I can understand why the Eagles gave Chip Kelly control over personnel if it was between that and losing him. And the first major trade he pulled off was good: dumping an extremely expensive running back who was mediocre last year and getting a very good linebacker (albeit one coming off a year lost to injury) is a terrific trade. And as someone who would rather see the Bills win than any other AFC team, it’s awesome to see them once again try to build an offense around a large financial or draft pick investment in the running game, because 1974 is bound to come back anytime now.
The problem is that the rest of Kelly’s moves could come right out of the playbook of any hapless Browns/Bills/Jaguars hack:
In all, Kelly is committing a lot of money to his running backs. Let’s assume that Mathews’s deal eats up about $4 million in cap space this year. Assuming that it has a roster bonus, Murray should come in at about $9 million. The Eagles already have Sproles on their cap at $4.1 million. Even if they cut Chris Polk, that means about $17 million in cap space is committed to running backs.
The only team that even comes close to the Eagles on running back spending would be the Vikings, who have $18 million committed to backs this season, but $15.4 million of that money belongs to Peterson, who is likely to be released or traded. Otherwise, nobody else is spending more than $10.9 million on running backs, which leaves the Eagles as an enormous outlier in terms of how they’re choosing to use their cap space.
Here’s the simplest way I can put this: Pretend, for a moment, that the Raiders or the Jaguars or the Browns made this exact same pair of moves. They would be the laughingstocks of the league, fools making the same stupid mistakes that bad franchises always make. The Eagles understandably aren’t being painted with that brush because Kelly has earned a certain level of credibility as a forward-thinking coach. With the moves Kelly has made this offseason, that credibility is on the line.
Kelly may very well make these signings work, but the Murray deal is a classic example of what bad teams do in free agency. Two years from now, we may very well look back at the past 72 hours in Eagles history as the moment when Kelly sealed his status as the next Bill Belichick. We also may look back at it as the time when Kelly sealed his fate.
This kind of investment in running backs in 2015 is really stupid. It would be bad even if the spending was on backs of proven durability as well as high performance, because the position just isn’t important enough to contemporary NFL offenses. But of course Matthews hasn’t been an elite RB since 2011 and can’t stay on the field, and while Murray is very good (although probably not as good as he looks running behind Dallas’s offensive line), has an extensive injury history and Garrett handled him like Billy Martin handled his starting pitchers in his one healthy year last year. Paying Murray a top-of-the-market contract after a 500-touch season is about as good a gamble as getting in on the subprime mortgage market in 2006. These are two bad contracts that are much worse in tandem than either one would be individually. And the contract Kelly offered Frank Gore was no prize either — let’s just say the organization that did land Gore thought that Trent Richardson was worth a 1st round pick.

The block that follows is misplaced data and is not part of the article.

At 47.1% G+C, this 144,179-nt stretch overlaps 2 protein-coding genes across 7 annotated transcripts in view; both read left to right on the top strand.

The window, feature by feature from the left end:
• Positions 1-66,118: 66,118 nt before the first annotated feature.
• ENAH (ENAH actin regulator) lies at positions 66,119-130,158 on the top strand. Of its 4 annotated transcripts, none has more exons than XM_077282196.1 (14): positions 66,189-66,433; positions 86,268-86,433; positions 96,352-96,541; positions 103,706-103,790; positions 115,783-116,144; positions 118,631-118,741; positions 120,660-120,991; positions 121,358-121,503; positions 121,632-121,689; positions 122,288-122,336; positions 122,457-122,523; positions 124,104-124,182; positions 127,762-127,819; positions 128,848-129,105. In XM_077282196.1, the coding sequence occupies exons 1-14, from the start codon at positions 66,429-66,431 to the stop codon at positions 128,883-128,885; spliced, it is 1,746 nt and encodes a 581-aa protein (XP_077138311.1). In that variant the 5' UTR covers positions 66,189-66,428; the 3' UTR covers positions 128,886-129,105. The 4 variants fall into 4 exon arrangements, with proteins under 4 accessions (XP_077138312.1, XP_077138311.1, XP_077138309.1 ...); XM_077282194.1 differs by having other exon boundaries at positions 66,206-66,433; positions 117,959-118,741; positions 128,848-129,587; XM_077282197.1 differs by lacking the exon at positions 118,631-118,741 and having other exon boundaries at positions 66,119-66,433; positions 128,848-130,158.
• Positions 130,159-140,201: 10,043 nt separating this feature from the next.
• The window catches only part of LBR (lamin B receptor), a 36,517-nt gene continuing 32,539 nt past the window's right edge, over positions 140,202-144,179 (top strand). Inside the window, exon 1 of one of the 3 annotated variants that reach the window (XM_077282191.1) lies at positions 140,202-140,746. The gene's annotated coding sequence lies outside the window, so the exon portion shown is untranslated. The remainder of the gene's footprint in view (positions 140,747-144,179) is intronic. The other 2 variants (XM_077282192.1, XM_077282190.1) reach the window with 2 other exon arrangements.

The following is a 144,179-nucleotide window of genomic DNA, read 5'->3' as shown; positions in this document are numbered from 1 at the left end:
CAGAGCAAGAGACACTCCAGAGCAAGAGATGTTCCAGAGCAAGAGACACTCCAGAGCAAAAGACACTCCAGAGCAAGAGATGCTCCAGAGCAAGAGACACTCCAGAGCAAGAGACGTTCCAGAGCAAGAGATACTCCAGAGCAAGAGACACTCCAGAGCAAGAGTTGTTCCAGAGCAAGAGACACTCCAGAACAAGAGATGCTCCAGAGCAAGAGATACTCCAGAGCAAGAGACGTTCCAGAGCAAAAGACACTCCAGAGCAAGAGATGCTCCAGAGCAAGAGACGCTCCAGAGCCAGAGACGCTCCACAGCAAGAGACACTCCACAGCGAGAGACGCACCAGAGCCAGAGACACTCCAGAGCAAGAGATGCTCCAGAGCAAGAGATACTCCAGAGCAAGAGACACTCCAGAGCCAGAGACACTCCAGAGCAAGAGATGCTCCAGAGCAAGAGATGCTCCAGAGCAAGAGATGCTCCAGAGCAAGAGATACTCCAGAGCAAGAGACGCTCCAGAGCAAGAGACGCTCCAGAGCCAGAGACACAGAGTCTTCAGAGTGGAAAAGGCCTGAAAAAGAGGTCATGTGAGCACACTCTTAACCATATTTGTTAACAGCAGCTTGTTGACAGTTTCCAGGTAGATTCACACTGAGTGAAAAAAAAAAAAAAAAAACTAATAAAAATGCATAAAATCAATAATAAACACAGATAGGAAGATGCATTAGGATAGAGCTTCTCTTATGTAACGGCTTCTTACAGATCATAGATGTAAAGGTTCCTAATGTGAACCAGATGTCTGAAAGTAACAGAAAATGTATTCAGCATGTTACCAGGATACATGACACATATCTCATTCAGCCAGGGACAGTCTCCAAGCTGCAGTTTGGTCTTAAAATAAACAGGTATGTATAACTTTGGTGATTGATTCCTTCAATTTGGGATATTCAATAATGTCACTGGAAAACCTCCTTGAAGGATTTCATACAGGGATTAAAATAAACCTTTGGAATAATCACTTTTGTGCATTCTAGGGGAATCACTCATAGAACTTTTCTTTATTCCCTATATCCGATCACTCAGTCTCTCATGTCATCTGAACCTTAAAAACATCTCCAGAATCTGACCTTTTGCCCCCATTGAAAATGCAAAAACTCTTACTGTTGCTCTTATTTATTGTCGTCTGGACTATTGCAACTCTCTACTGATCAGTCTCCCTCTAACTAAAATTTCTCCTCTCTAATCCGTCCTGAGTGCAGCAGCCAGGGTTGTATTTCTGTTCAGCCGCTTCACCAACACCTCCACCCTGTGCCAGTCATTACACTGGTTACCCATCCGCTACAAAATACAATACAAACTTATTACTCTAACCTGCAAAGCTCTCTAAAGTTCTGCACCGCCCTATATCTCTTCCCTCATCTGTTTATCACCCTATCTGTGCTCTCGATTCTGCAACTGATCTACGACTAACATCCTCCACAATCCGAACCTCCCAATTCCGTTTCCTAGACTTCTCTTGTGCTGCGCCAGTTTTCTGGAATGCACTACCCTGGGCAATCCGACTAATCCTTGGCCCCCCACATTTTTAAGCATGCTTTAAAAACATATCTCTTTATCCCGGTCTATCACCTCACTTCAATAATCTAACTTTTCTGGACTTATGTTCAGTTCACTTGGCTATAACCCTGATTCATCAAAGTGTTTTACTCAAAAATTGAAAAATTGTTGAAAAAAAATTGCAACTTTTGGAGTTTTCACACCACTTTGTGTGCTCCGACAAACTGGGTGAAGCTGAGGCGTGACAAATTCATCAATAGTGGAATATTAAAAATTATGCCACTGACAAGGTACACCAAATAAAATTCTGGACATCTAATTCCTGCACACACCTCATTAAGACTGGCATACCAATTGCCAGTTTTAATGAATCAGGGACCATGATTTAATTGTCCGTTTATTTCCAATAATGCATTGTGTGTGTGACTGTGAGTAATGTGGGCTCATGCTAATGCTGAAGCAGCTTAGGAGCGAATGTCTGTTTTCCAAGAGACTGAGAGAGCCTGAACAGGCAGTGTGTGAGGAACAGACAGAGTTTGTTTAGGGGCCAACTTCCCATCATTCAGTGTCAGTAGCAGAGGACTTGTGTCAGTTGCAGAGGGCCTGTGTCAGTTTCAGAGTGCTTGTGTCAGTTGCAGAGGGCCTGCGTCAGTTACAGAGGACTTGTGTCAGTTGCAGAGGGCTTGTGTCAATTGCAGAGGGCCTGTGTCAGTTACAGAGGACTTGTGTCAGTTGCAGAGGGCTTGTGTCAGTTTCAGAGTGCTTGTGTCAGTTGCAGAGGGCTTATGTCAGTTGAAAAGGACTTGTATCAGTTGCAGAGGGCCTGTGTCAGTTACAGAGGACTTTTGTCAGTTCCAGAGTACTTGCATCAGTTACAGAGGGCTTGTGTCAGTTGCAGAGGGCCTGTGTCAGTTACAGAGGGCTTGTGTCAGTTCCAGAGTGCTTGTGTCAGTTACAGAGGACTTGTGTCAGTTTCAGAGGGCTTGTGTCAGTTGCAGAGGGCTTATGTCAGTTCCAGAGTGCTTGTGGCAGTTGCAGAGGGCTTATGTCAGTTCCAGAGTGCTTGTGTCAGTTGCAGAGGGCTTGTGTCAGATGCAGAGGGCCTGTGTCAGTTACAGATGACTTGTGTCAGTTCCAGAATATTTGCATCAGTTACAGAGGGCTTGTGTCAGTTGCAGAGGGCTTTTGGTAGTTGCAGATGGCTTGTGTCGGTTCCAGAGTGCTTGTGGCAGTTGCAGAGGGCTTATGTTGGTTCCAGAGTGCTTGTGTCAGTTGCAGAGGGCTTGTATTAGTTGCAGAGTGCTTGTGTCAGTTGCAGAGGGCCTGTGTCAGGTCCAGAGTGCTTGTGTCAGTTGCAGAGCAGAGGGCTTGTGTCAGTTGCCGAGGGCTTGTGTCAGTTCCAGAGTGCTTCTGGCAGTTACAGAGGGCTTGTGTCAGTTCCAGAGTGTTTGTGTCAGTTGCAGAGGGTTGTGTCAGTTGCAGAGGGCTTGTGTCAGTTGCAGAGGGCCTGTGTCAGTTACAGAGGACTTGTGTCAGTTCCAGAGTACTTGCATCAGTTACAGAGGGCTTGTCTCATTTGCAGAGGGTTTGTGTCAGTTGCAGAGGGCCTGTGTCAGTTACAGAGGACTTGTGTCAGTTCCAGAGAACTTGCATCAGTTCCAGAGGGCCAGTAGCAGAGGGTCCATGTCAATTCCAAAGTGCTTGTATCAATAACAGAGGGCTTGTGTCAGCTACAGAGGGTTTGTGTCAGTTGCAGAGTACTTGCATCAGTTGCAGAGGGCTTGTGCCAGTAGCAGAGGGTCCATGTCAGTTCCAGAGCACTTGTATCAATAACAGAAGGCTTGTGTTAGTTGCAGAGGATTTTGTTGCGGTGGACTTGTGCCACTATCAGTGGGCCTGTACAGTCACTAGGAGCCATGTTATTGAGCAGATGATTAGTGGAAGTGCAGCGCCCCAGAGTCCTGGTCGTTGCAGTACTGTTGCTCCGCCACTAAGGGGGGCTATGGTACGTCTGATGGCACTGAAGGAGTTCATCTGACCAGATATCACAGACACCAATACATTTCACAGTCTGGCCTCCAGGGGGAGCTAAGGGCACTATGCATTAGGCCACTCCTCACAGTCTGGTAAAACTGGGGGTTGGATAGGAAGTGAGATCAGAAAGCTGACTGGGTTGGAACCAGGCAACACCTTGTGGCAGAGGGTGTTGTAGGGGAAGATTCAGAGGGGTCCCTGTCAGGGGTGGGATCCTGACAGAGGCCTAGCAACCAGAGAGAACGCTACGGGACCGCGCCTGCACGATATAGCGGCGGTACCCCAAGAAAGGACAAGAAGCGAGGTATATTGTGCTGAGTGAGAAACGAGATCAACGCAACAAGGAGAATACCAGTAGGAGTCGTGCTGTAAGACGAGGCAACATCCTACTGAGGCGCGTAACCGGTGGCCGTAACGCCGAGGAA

And that’s just the beginning. As Barnwell says, paying a corner who looks perfectly solid playing across from Richard Sherman in Pete Carroll’s defense as if he’s Darrelle Revis is a bad investment. But at least Maxwell can play. If anything, I think Barnwell is underselling how atrocious the Bradford trade is. There are three rather obvious problems with the deal.
- Bradford has an onerous contract.
- Bradford can’t stay on the field.
- Bradford has been dogshit on those increasingly rare occasions when he does make it onto the field. His career QBR of 40.7 would rank him 26th among NFL QBs last year, behind human replacement level Kyle Orton (42.6) and also behind luminaries such as Ryan Fitzpatrick (55.3) and and Brian Hoyer (43.1).
Now, yes, Bradford does figure to look better going from offenses run by the likes of Brian “talent sees the next generation and flees in terror” Schottenheimer and (Josh McDaniels – Bill Belichick) to an offense run by Kelly. Let’s generously say the difference is worth 20 points of QBR. This would land him…somewhere between Mark Sanchez and Nick Foles under Chip Kelly. The upside of the move, in other words, is that Kelly will get the same performance he was getting from much cheaper players he already had. And, of course, given Bradford’s history it’s likely that the Sanchize will end up taking a healthy share of the snaps this year anyway. On this trade, perhaps the best analogy isn’t the Bills or Raiders but Tony Reagins. The Rams got rid of one of the worst contracts in the sport and landed a probably better player and a net improvement in draft position out of the deal (and probably would have been even better off taking the 1st rounder Kelly remarkably offered.)
Kelly’s reputation as an offensive supergenius actually does have some merit. But the fact that he can make the Nick Foleses and even Mark Sanchezes of the world look competent is all the more reason not to massively overpay offensive talent (or “talent” as the case may be.) It’s hard to imagine Kelly matching the level of success attained by his one-time college rivals Carroll and Harbaugh until he works with someone in charge of personnel who (unlike himself) has some idea what he’s doing.